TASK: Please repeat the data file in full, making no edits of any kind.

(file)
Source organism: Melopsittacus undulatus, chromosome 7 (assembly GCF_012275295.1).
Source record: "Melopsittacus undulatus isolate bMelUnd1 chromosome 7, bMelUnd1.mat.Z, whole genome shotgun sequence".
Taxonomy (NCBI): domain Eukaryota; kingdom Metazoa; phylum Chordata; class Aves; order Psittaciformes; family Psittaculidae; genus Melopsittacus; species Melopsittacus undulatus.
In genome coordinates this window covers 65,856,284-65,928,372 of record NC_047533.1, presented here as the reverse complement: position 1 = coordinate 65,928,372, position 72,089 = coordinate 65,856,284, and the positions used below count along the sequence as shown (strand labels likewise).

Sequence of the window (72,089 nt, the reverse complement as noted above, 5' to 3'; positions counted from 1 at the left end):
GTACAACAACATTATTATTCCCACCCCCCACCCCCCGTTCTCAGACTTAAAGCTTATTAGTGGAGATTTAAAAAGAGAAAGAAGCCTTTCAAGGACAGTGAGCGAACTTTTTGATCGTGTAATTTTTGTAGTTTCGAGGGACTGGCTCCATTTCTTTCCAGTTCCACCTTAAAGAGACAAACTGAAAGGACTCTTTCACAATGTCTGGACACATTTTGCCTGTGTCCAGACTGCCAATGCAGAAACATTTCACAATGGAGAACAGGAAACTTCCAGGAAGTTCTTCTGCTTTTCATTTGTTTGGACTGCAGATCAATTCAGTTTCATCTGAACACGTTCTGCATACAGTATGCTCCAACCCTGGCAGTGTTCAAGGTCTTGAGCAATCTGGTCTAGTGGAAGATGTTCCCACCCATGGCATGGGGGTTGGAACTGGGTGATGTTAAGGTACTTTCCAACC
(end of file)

Source organism: Melopsittacus undulatus, chromosome 7 (assembly GCF_012275295.1).
Source record: "Melopsittacus undulatus isolate bMelUnd1 chromosome 7, bMelUnd1.mat.Z, whole genome shotgun sequence".
Taxonomy (NCBI): domain Eukaryota; kingdom Metazoa; phylum Chordata; class Aves; order Psittaciformes; family Psittaculidae; genus Melopsittacus; species Melopsittacus undulatus.
In genome coordinates this window covers 65,856,284-65,928,372 of record NC_047533.1, presented here as the reverse complement: position 1 = coordinate 65,928,372, position 72,089 = coordinate 65,856,284, and the positions used below count along the sequence as shown (strand labels likewise).

Sequence of the window (72,089 nt, the reverse complement as noted above, 5' to 3'; positions counted from 1 at the left end):
GTACAACAACATTATTATTCCCACCCCCCACCCCCCGTTCTCAGACTTAAAGCTTATTAGTGGAGATTTAAAAAGAGAAAGAAGCCTTTCAAGGACAGTGAGCGAACTTTTTGATCGTGTAATTTTTGTAGTTTCGAGGGACTGGCTCCATTTCTTTCCAGTTCCACCTTAAAGAGACAAACTGAAAGGACTCTTTCACAATGTCTGGACACATTTTGCCTGTGTCCAGACTGCCAATGCAGAAACATTTCACAATGGAGAACAGGAAACTTCCAGGAAGTTCTTCTGCTTTTCATTTGTTTGGACTGCAGATCAATTCAGTTTCATCTGAACACGTTCTGCATACAGTATGCTCCAACCCTGGCAGTGTTCAAGGTCTTGAGCAATCTGGTCTAGTGGAAGATGTTCCCACCCATGGCATGGGGGTTGGAACTGGGTGATGTTAAGGTACTTTCCAACC